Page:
To Pin or not to Pin

Although on the face of it, it would seem like a smart move to always pin your work before sewing, sometimes it’s better or easier not to.

Here are some tips to help you decide whether to pin or not to pin…

 

Fabrics to Pin

Cotton and linen respond well to being pinned and it’s pretty hard to damage these fabric with pinning. You can of course pin denim, but this is sometimes tricky – more on that later!

Jersey, stretch and knit fabrics may all be pinned, but you should take extra care.  If you force the pin through one of the fibres of the fabric it could snap, leaving your finished item with little holes or, at worst, unravelling completely! If the pin does not slide gently through you are most likely going through a fibre.  Take the pin out and try again, looking carefully at what you’re doing.

 

Fabrics Not to Pin

Sewing Clips

Silk, chiffon and satin are all pinning no-nos!  You will make unsightly holes in your beautiful fabric that you cannot ‘wiggle’ out.  Try using fabric clips, or if you absolutely feel you must pin try doing it with the seam allowance so any holes will not show.  By working carefully and slowly with a fine needle you can successfully work on your fabric without pinning.  You could also try hand stitching your seam, then carefully machine stitching over the top.

Ribbon can be difficult to pin, as it is often made of silk or a clever imitation which still shows the holes.  Again, sewing slowly or using clips is the answer.

Oil cloth or any kind of vinyl fabric.  Pinning this makes very visible holes that will possibly weaken your item.  Two great alternatives to pinning are fabric clips or even masking tape!  Masking tape does work very well and you can easily removed after you’ve sewed.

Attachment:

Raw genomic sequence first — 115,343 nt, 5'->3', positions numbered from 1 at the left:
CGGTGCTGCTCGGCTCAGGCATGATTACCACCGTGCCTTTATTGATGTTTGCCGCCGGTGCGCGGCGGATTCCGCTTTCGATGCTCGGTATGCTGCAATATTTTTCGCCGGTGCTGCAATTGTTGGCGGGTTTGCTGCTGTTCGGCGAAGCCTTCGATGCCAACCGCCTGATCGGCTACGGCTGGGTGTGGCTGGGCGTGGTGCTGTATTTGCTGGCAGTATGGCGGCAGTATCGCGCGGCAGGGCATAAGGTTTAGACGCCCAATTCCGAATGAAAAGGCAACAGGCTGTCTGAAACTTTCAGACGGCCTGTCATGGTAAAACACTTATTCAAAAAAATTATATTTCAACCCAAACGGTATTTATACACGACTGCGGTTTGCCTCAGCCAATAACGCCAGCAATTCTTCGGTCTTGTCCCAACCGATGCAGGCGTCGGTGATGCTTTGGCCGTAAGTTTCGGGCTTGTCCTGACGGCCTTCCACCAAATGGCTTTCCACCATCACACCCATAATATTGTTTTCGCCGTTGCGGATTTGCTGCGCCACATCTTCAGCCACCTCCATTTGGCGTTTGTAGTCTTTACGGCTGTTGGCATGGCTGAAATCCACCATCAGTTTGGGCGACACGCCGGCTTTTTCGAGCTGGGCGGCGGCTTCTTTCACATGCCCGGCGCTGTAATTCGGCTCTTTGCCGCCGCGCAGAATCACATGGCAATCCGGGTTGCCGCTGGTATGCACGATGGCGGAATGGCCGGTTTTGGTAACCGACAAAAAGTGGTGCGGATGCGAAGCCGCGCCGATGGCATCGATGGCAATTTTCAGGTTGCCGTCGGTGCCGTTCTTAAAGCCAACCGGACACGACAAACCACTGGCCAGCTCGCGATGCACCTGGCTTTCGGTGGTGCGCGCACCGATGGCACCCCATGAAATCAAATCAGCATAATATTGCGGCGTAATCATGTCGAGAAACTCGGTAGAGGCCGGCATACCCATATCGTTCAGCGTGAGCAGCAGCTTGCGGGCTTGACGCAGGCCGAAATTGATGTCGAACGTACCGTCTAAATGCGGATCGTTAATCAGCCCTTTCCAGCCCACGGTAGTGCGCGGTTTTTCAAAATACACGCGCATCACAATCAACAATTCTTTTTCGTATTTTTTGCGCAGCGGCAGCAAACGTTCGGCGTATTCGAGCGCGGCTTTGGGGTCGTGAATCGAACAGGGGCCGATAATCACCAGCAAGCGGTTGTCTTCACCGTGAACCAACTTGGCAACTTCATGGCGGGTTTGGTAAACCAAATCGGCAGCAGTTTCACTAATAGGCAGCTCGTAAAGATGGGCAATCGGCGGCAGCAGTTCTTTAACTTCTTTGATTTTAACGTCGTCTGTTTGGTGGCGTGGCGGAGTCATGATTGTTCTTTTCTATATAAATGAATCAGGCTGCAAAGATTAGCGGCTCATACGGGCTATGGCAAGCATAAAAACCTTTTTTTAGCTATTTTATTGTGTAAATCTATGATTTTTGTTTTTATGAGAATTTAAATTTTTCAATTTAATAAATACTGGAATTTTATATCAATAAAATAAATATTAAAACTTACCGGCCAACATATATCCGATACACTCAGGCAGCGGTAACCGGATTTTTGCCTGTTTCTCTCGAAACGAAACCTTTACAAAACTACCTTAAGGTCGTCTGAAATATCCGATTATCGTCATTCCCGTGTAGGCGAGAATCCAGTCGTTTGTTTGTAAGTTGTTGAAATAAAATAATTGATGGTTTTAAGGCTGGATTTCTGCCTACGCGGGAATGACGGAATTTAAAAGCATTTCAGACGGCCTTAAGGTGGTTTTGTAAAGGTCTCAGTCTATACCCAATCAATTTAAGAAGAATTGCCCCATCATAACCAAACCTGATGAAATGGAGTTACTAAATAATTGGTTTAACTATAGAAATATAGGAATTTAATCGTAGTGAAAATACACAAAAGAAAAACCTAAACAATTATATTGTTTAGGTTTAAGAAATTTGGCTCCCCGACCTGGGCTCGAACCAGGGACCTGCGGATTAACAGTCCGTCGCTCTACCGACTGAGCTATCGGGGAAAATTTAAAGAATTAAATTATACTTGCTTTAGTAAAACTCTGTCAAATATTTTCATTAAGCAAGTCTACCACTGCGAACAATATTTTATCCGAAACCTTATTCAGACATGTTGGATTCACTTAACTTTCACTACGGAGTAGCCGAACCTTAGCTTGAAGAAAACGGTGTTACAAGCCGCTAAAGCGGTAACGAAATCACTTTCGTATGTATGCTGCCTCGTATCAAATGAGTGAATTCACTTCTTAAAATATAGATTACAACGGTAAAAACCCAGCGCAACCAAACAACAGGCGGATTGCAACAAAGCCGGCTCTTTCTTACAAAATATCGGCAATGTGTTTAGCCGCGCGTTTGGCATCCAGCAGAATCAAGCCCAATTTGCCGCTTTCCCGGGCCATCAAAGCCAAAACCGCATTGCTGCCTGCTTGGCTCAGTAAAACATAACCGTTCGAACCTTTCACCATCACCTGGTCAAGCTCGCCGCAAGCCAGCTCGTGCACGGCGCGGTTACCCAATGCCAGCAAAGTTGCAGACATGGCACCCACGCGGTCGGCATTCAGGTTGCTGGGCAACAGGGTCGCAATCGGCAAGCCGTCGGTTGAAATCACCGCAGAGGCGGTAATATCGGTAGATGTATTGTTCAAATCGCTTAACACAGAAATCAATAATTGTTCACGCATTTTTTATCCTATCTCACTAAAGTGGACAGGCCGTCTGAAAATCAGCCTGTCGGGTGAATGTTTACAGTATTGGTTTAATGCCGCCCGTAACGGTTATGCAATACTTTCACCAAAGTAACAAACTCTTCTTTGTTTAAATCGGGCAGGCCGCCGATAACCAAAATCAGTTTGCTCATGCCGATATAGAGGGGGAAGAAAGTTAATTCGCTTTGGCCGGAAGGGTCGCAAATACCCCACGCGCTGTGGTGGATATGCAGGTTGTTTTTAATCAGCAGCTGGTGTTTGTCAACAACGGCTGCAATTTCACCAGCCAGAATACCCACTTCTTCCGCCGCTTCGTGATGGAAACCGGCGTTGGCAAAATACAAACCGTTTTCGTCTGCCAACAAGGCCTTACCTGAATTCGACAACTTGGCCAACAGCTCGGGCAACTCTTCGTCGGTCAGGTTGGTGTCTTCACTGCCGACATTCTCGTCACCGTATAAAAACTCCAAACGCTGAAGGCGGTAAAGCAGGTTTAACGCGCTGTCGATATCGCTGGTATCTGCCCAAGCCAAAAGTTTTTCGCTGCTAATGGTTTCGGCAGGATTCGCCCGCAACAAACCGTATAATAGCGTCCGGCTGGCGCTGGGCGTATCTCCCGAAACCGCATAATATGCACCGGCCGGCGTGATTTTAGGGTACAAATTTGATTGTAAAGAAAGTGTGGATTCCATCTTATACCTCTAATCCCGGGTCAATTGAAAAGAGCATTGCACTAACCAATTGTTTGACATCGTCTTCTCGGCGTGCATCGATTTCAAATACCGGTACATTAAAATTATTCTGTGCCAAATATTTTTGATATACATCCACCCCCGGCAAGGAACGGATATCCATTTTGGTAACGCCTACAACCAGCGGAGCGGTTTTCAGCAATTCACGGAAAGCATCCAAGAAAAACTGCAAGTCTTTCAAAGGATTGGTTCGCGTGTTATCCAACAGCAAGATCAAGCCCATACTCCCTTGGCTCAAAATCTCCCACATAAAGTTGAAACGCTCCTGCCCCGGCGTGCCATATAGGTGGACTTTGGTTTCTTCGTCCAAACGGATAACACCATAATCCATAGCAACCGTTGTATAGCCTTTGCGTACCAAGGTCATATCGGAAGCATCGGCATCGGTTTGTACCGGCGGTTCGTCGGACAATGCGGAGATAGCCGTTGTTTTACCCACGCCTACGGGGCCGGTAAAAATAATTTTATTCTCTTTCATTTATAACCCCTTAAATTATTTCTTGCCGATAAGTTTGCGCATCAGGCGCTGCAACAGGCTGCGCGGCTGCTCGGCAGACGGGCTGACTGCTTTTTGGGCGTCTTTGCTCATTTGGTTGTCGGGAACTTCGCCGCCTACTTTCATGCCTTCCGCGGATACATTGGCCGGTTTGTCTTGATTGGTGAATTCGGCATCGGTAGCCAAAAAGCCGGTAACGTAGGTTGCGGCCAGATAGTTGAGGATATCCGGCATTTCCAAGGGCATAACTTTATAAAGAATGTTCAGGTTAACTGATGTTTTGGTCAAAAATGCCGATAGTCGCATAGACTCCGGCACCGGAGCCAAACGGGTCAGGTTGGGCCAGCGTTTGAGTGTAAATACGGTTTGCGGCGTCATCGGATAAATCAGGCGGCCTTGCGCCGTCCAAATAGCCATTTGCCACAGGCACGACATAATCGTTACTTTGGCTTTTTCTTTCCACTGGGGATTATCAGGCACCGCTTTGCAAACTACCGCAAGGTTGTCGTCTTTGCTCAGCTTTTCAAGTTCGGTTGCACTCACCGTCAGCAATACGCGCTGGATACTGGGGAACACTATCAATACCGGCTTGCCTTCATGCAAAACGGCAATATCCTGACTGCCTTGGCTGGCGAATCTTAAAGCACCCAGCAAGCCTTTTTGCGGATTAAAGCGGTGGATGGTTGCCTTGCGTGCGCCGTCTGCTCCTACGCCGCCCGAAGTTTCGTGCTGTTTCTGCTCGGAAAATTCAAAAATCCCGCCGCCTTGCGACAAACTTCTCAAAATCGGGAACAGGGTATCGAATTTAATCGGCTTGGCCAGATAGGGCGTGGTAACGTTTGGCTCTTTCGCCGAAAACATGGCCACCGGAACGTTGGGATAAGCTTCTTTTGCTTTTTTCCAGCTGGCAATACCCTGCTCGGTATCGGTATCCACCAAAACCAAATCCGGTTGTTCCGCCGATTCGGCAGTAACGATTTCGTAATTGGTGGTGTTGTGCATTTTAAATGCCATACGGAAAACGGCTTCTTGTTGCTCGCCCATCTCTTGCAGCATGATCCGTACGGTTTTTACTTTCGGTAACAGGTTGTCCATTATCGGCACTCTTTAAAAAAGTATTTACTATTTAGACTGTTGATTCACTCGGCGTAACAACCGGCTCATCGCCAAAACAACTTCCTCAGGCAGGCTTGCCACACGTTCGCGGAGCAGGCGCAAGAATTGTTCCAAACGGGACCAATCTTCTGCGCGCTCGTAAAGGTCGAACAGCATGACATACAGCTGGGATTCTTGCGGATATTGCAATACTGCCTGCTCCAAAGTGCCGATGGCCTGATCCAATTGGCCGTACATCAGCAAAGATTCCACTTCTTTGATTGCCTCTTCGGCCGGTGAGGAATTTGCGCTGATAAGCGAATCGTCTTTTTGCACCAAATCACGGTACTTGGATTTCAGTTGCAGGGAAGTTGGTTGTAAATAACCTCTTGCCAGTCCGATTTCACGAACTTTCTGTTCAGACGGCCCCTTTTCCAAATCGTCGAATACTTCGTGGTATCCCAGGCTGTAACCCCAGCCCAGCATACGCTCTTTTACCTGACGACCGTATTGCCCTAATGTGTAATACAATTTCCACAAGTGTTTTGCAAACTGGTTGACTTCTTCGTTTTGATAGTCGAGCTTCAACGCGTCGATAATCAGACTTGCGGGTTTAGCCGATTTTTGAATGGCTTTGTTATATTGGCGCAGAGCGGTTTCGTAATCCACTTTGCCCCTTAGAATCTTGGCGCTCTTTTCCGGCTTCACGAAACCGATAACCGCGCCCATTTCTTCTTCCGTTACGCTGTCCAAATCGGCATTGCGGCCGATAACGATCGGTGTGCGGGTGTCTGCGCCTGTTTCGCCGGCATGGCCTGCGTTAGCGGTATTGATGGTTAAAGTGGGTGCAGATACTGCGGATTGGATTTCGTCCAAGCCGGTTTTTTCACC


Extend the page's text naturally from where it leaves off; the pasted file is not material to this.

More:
Beware Potluck Pinning!

Synthetic fabrics are anyone’s guess.  Some look like the most delicate chiffon but will quite happily take lots of pinning without a trace of evidence afterwards.  Others look sturdy and pin-able but end up unravelling or sporting great big holes!  I always test on an off-cut before starting a project with synthetic fabric.

 

When Pinning is Tricky

Bulky fabrics, tough heading tapes, multiple layers and interlining can all make pinning very difficult.  For example, making a denim jacket, preparing curtains with heavyweight buckram or unyielding heading tape, or bag-making can all present challenges.

If fabric clips are not man enough for the job, then bulldog clips are great – you can buy these in all sorts of sizes, so you’re bound to find the right one for you.

Basting the seams by hand first can be quicker than trying for force pins through multiple layers, and helps keep things steady when they go through the machine.  You’re less likely to get sore fingers, too!

 

Final Pinning Tips

Universal Walking Foot

At the very start of my soft furnishings training all those years ago I got one of the best pinning tips and it has stuck with me!  One of the ladies who was also doing the course taught me that rather than putting your pins in perpendicular to the fabric edge, it’s best to put them in at a diagonal angle (or, as she put it in her lovely scottish way, “sidey-ways”).  This means that if the needle on your machine comes down and hits the pin it is more likely to slide off it than break.  And she was right!

Additionally, I have found that if I’m not pinning, whether because of bulk or fabric type, a walking foot is invaluable.  Seriously, it’s my most used tool.  You can buy universal ones on e-bay super inexpensively, or splash out on a branded one to match your machine.

 

I hope you’ve found these little tips helpful and will now know whether to pin or not to pin!

 

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